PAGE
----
South Indian Cinema: The Aryan Colonised | Anjali Chakkoth

South Indian Cinema The Aryan Colonised

I happened to see an interview of Dulquer Salman and Sonam Kapoor as part of their promotions of their film The Zoya Factor. Everything was all smiles and cheers until the interviewer asked Dulquer about his films down South. Both Sonam Kapoor and the interviewer could not understand that our actors give more than 5 films a year. Sonam Kapoor was even sarcastic about South audience who were Dulqer fanatics. It was as though her idea of one film a year was the acceptable truth while Dulqer doing 5 films a year was unacceptable.

Knowingly or unknowingly, there is that inherent Aryan thing of South Indians being an uncivilised minority who should not be acceptable or sometimes who has no right to live, because we live a downtrodden life from what they see. Another recent instance of such discrimination was the Oscar nomination from India. Gully Boy is an amazing film but have we even heard of Otha Serupp Size7? The second attempt in South Indian cinema in a one-actor genre, this Parthiban movie was recommended for the Oscars by legend actors like Amitabh Bachchan, Rajnikanth, Kamal Hassan, Mohanlal, Mammootty and so forth. Why was such a phenomenal cinema considered not worthy to be India’s Oscar nomination, while Gully Boy easily glided into being the representative of Indian Cinema in a world platform?

Vicky Kaushal was given the National award for best actor for his performance in Uri, the Surgical Strike. We will agree in unison that Mammootty was legendary in Peranbu which was not even considered at the regional level. What is becoming the criteria for awards? Is it changing from performance and artistic quality to something else, another evil that is gradually devouring the South?


Literature

Let us take a look around in our virtual world. We see numerous communities and groups which support women empowerment, and protests against caste centric, regional discrimination in cinema, art, literature and all other known and unknown fields. Are we genuinely against all these and taking up these issues seriously while working proactively towards saving the world from these evils? Our cultural activities prove us to be pseudo. Down south, we are blessed with creativity and artistic richness, being ‘Dravidians’. Although we have been considered to be uncivilised only because of we are dark skinned, we have enjoyed the privilege of being called artistic intellectuals, blessed with creativity and a unique aesthetic sense. As a result, South India is a fertile ground for conducting literature festivals, film festivals which give a platform for productive discussions on cinema and art. We have been hosts to many such festivals and these discussions have resulted in great cinema or literary contributions.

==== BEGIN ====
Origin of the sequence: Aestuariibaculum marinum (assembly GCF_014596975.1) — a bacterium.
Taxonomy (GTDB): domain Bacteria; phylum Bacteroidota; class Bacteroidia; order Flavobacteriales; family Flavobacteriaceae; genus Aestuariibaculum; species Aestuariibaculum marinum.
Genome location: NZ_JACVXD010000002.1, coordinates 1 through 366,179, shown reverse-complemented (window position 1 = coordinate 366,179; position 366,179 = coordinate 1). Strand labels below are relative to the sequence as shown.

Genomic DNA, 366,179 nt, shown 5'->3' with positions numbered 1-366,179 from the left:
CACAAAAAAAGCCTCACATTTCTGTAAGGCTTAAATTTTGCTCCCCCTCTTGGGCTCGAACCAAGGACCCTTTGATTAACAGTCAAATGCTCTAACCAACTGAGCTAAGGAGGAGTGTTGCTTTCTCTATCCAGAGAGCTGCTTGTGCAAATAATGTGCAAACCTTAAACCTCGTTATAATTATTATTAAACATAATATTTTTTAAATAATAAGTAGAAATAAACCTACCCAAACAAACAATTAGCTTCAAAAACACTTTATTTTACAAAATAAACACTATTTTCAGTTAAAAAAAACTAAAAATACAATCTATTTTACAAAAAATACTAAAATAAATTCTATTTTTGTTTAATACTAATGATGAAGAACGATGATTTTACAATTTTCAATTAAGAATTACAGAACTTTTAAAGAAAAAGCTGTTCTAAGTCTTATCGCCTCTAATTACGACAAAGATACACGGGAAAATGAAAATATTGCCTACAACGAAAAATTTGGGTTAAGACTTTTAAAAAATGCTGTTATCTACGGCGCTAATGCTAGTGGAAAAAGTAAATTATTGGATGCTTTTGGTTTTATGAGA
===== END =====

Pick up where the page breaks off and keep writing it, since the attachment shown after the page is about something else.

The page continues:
Recently, we saw the list of speakers for the Pondicherry Literature festival that is taking place from 26th – 29th of September. The list sadly does not have at least one speaker from down south. South India is a breeding ground of writers and artists like Perumal Murugan, Meena Kandasamy, MT Vasudevan Nair, Leela Samson and many more legends. It is a matter of grief that in a Literature festival conducted in a southern state does not have the representation of the South at all.

There is no representation of creativity as well, because the speakers are either young writers or giants from other fields like business which has no relation to art at all. Literature festivals are discussion platforms, so a writer who has an experience of writing numerous books and have been exposed to various genres of Literature is definitely a better option than a young writer who has an experience of writing only one book. The politics comes into the scene when we notice that a majority of the speakers in the list are North Indians and as I observe, all good looking, fair faces. So what is it that is valued in the name of art- is it art itself or the looks and colour of the artist?

This is a question of our identity, and it has to be answered by us.

We are unknowingly being injected with a terrorising nationalism which is leading us into a fatal oneness – where they want us to be copies of the majority. This is the reason why we have been asked to learn Hindi and make it our official language, why the National award winners were all mainstream Hindi cinema, why the Pondicherry Literature festival has no representation of the south, why India’s official entry into the Oscars is again a Hindi movie.

If we raise our questions, they will ignore us or will try to shut our mouths with answers like there were no good movies down south to nominate for Oscars (Mammootty’s legendary performance for Peranbu was not considered even at the regional level for the National awards), or that young writers should be given opportunities to expose themselves to literary discussions in festivals and so forth. What about us? Are we slowly being erased from the scene, side lined because of our colour, our origins? Will it reach a stage when there is no South for India? We are a country unlike others, diverse in language, culture, colour, and art. Are we being made a country where everyone looks the same? Where our cinema, our literature, and art speak of only one majority? This is a question of our identity, and it has to be answered by us. We have a culture rich with diversity and we are not letting it go into the drain for some pseudo nationalists. India is not becoming another North Korea, dictated towards a forced unity.

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About the Author

Anjali Chakkoth
A traveller at heart, writing is my art. Love is my God and this world is my home. Music is the drug and Cinema is the flame.

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